Horse Fans Go Wild for Mustang Challenge


Horse Fans Go Wild for Mustang Challenge

New Competition Pushes Midwest Horse Fair®
Attendance Above 60,000 for Fifth-Straight Year

MADISON, Wis. (Wednesday, April 17, 2019) – To put a new twist on a classic Rolling Stones lyric, you couldn’t drag people away from the wild horses at the 40th annual Midwest Horse Fair® in Madison.

Drawn by the new Mustang Challenge — as well as the Friday night PRCA rodeo competition and the fair’s signature Saturday event, Legendary Night, which both sold out in advance — 60,037 equine enthusiasts packed the Alliant Energy Center grounds this past weekend despite unseasonably cool weather. More than 600 horses and 500 vendors also took part.

“The amazing turnout is a testament to the support we receive from horse lovers throughout the region, and a tribute to the many people who pour their hearts into making the Midwest Horse Fair® one of the nation’s best and largest three-day horse festivals,” said fair Executive Director Megan Hanuszczak.

The 2019 event theme was “40 Years of Legends,” and the fair honored both equestrian legends and celebrity horses throughout the weekend. The stars of the show were the Mustangs, which face an uncertain future in the wild due to land and resource constraints.

The Mustang Challenge, made possible through support from the Mustang Heritage Foundation and the Bureau of Land Management, highlighted the beauty and power of this legendary animal. Starting in January, 56 equine trainers from throughout the U.S. and Canada began working with wild Mustangs, training and preparing them for the showcase event that displays their natural abilities.

“We’re thrilled to draw attention to the plight of Mustangs,” Hanuszczak said. “We hope that this competition will inspire others to adopt and find welcoming homes for the many remaining wild mustangs, perhaps some right here in southern Wisconsin.”

The competition, which drew a strong turnout of youth and female competitors, culminated with a final round at Legendary Night, where $20,000 in prize money was on the line. Naomi Rutter of Chatham, Mich., with Steele Magnolia, won the competition. Lindsey Partridge of Pontypool, Ontario, Canada, guiding Arwin, was runner-up, while Allyssa Rennebu of Eagle, Wis., training Legend of Freedom, placed third. Five Wisconsin trainers reached the finals. For Mustang Challenge results, visit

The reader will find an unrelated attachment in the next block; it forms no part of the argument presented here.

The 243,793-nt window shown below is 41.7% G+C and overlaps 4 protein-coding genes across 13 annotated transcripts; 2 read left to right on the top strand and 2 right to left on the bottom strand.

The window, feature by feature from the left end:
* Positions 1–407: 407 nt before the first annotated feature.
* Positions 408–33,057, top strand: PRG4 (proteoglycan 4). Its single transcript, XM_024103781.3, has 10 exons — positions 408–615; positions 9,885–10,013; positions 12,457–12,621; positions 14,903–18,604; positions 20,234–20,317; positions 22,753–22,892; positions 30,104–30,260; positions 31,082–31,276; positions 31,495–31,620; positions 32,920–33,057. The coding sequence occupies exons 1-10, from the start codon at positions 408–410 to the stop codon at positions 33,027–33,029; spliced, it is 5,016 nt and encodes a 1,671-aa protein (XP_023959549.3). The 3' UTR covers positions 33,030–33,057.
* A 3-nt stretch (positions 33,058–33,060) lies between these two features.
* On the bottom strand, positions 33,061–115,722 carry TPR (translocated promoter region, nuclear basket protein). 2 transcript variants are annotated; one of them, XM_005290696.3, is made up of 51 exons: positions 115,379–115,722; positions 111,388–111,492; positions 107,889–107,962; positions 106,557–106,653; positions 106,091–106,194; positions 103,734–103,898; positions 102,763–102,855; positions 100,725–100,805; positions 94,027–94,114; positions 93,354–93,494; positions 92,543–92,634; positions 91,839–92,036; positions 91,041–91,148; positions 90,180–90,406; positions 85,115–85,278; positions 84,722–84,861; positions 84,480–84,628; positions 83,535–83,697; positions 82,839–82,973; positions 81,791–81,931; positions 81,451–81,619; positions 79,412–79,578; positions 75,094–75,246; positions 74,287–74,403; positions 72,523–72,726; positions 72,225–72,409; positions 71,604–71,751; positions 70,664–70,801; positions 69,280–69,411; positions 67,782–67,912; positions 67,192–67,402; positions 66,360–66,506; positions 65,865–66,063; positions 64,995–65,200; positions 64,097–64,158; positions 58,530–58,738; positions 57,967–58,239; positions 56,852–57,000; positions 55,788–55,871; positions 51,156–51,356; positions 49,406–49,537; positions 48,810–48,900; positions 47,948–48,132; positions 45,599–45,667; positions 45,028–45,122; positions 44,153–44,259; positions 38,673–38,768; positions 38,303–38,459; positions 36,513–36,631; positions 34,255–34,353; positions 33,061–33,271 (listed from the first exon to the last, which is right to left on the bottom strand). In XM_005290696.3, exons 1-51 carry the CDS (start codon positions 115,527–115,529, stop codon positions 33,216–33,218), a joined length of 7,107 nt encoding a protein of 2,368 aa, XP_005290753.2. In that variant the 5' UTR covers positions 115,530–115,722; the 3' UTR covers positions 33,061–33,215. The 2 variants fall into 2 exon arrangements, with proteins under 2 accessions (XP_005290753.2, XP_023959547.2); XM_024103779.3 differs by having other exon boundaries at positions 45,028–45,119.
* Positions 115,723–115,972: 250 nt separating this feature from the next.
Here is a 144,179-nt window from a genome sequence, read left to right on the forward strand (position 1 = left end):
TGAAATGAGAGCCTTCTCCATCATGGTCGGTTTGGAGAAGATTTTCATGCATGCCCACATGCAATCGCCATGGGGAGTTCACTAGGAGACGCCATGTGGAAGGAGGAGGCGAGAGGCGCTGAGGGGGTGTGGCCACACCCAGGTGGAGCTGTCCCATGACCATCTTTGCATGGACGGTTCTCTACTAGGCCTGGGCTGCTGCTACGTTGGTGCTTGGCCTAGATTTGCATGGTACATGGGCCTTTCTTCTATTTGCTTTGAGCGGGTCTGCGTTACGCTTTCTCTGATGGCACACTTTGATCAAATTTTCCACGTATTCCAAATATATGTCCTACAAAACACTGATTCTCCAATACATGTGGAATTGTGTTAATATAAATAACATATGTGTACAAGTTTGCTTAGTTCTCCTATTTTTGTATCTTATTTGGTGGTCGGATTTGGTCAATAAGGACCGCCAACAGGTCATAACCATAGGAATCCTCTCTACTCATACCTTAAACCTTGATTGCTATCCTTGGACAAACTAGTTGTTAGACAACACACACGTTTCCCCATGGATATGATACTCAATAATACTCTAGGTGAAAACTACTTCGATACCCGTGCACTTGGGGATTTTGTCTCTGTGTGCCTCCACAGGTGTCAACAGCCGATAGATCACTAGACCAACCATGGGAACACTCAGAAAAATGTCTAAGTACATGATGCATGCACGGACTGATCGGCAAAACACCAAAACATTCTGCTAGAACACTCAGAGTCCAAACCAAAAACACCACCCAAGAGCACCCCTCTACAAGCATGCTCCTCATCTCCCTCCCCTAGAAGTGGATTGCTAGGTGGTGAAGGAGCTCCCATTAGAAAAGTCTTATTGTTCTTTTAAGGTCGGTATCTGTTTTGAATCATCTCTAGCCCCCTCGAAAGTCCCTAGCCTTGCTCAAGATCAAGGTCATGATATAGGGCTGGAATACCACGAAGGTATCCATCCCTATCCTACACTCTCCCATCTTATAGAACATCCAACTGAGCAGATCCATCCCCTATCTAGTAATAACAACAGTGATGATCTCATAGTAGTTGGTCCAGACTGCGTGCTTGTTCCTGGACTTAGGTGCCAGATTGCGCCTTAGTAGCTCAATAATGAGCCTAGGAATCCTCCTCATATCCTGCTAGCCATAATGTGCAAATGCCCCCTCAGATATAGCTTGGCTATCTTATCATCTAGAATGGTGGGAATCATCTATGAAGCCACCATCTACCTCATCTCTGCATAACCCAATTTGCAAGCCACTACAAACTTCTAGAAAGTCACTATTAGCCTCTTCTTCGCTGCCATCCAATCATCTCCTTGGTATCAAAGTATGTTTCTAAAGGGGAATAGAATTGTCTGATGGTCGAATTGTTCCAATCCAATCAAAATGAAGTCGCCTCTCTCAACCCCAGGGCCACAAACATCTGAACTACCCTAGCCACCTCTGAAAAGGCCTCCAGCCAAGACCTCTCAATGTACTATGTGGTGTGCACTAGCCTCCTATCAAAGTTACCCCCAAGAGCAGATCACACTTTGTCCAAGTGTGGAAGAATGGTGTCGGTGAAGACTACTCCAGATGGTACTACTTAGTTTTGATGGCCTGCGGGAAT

“The Mustang Challenge was wildly successful,” Hanuszczak said. “Fans remarked how surreal it was to get a close-up view of these majestic animals, which many of them had only read about or seen on TV. The trainers shared heartwarming stories about the bonds they built with their Mustangs, and the challenges they conquered together.”

The fair has an estimated $11 million economic impact on the Madison area each year, resulting from spending at local hotels, restaurants, shops and other businesses.

The 41st Midwest Horse Fair® will take place April 17-19, 2020. Visit in the coming year to learn more. Like the fair’s Facebook pageor follow the fair on Twitter (@MWHorseFair) for up-to-the-minute fair information.

About Us: The Midwest Horse Fair® is one of the largest three-day horse fairs in the country. Since 1979, In its goal of serving as America’s epicenter for the equine community, the fair strives to provide the ultimate experience for equine enthusiasts and the public through exposition, education and entertainment. It caters to both Western and English riders. The Midwest Horse Fair has an estimated $11 million economic impact on the Madison area each year, resulting from spending at local hotels, restaurants, shops, and other businesses.The Midwest Horse Fair® is owned by the Wisconsin Horse Council, a nonprofit organization that promotes the equine industry in the state of Wisconsin. All event proceeds are returned to the Horse Council to be used for grants and scholarships, trail improvement, leadership programs, and communication to help future growth and development of the equine industry. For more information, visit